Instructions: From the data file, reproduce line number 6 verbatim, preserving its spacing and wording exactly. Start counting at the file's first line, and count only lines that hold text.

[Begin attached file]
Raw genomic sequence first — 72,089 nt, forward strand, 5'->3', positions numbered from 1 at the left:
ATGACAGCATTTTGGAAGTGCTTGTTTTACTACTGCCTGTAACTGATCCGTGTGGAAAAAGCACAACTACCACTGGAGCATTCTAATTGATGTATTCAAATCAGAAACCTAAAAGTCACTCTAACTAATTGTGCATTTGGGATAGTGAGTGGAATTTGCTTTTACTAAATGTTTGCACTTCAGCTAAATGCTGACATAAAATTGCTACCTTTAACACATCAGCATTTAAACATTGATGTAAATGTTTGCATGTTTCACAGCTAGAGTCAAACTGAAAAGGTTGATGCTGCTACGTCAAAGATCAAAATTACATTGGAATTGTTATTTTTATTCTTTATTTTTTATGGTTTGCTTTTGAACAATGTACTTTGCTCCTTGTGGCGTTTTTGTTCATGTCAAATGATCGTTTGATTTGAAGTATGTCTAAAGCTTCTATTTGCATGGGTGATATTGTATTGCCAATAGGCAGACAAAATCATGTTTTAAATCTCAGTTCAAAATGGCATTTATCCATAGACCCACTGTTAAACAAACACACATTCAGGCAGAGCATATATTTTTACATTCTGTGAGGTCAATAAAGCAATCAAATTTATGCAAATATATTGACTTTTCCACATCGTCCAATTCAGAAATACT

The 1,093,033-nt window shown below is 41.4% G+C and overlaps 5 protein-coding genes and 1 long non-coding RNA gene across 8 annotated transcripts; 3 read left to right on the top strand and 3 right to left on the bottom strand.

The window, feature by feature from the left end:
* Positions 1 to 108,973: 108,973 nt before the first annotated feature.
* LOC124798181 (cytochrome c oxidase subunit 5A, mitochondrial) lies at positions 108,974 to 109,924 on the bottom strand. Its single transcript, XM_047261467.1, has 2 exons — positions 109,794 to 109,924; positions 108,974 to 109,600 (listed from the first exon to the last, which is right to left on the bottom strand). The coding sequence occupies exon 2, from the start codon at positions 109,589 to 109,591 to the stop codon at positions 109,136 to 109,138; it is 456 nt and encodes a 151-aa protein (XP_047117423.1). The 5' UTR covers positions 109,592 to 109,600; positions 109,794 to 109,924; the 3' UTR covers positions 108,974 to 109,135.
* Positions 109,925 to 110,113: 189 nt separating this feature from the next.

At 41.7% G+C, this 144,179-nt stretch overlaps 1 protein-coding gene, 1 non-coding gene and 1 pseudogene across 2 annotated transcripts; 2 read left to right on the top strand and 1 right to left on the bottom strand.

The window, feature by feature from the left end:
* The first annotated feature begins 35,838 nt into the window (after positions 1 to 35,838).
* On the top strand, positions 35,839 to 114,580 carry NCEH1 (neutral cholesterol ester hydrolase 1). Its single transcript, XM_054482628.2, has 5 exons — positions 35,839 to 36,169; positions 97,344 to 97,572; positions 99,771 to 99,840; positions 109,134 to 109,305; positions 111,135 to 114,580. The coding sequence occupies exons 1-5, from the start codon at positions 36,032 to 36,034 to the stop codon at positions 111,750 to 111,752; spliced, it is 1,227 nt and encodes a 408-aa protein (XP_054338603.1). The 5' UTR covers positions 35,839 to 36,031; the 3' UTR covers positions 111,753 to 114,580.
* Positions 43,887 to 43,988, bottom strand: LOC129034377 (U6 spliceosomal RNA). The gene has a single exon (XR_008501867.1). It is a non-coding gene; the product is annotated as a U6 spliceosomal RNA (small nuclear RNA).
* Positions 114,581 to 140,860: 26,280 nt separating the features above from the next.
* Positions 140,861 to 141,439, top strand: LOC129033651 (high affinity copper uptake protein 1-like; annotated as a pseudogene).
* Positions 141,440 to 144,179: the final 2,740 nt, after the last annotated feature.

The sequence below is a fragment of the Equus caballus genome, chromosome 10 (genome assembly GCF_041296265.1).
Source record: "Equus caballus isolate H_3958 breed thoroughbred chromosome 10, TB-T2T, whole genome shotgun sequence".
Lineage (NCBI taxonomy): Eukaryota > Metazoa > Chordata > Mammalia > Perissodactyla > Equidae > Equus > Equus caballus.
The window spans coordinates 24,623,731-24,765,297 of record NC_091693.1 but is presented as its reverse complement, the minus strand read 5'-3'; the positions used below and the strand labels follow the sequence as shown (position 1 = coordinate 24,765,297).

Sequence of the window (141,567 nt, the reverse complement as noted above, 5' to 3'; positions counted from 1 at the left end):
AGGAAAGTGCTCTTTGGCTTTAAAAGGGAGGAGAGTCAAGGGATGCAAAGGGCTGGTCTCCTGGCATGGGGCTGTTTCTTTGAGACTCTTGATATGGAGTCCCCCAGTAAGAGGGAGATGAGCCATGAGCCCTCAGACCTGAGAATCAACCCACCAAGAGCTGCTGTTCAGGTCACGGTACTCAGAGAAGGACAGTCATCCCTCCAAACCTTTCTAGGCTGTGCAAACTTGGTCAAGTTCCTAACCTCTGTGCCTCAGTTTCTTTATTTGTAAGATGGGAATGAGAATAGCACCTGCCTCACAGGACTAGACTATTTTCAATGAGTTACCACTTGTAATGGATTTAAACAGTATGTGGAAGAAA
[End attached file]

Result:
* LOC124798181 (cytochrome c oxidase subunit 5A, mitochondrial) lies at positions 108,974 to 109,924 on the bottom strand. Its single transcript, XM_047261467.1, has 2 exons — positions 109,794 to 109,924; positions 108,974 to 109,600 (listed from the first exon to the last, which is right to left on the bottom strand). The coding sequence occupies exon 2, from the start codon at positions 109,589 to 109,591 to the stop codon at positions 109,136 to 109,138; it is 456 nt and encodes a 151-aa protein (XP_047117423.1). The 5' UTR covers positions 109,592 to 109,600; positions 109,794 to 109,924; the 3' UTR covers positions 108,974 to 109,135.